Bipartisan U.S. Senate negotiators on Wednesday dropped from a stalled energy bill their $250 million funding package to address the Flint, Michigan water crisis, but will continue to seek a way to secure the aid.
Sen. Debbie Stabenow (D-MI), one of the negotiators, lifted her hold to allow the energy bill to proceed without the Flint funding. She took aim at Sen. Mike Lee (R-UT) for his continued hold on the Flint portion of the bill.
“It’s totally unacceptable that Sen. Lee continues to block a vote on our fully-paid for, bipartisan agreement to help Flint and other communities across the nation who have serious lead and water problems,” Stabenow said in a statement. “This is about something as basic as making sure families have clean water to drink and children with lead poisoning get the help they need.”
A Senate Republican aide told Rewire that this latest action is not expected, at the moment, to affect the ultimate funding amount.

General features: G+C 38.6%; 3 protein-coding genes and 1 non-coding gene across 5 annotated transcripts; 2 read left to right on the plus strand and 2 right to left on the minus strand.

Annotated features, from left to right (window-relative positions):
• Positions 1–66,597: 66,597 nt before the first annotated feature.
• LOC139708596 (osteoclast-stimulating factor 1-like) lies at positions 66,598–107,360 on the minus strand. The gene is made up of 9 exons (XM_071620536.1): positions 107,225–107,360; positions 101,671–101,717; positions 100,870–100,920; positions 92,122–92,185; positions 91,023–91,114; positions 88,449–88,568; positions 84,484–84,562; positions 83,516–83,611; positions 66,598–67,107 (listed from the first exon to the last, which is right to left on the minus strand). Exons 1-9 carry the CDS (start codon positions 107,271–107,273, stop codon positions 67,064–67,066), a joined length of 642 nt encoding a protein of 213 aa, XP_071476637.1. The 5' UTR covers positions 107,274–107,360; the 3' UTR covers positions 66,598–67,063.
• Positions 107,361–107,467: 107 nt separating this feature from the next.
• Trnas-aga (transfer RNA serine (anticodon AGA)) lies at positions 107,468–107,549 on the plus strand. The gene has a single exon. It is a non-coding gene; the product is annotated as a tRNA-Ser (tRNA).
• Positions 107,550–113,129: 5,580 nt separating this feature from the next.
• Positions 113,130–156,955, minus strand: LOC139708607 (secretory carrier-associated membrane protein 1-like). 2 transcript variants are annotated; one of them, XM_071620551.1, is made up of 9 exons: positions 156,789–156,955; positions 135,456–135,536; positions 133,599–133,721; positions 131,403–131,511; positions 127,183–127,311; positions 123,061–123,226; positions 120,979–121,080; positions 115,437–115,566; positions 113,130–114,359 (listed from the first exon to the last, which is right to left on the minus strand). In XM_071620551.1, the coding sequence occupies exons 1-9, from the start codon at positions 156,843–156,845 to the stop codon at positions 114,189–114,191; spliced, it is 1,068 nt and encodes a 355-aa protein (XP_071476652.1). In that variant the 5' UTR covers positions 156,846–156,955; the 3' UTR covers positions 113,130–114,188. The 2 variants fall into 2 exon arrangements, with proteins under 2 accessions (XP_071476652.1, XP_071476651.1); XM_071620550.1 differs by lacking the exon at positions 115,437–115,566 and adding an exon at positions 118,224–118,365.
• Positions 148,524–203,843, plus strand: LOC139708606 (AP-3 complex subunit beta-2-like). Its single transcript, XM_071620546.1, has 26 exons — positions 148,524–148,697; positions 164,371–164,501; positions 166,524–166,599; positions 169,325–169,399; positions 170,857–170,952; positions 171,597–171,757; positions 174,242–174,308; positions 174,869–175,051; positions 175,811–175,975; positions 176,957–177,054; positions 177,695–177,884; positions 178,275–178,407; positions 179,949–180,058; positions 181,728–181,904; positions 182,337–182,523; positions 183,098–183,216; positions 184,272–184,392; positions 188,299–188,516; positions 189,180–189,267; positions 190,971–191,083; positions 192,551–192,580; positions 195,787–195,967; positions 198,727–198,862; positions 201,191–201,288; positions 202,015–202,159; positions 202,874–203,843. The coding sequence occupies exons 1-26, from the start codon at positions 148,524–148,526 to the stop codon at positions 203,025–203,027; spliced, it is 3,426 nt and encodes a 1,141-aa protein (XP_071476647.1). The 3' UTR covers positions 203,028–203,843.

The aide could not speculate on next steps, but said that the Water Resources Development Act, one of the few major bills expected to move in the Senate in the coming months, could provide a legislative vehicle for Flint funding.
Two years after Republican Gov. Rick Snyder’s administration switched Flint’s water source from Lake Huron to the corrosive Flint River, some 100,000 residents of the predominantly Black city are still being forced to drink, cook with, and bathe their children in bottled water.
Stabenow and U.S. Senate Committee on Environment and Public Works Chairman James Inhofe (R-OK) have headed the Flint aid negotiations in the chamber.
“We will not give up until this gets done using whatever legislative vehicle it takes,” Stabenow said.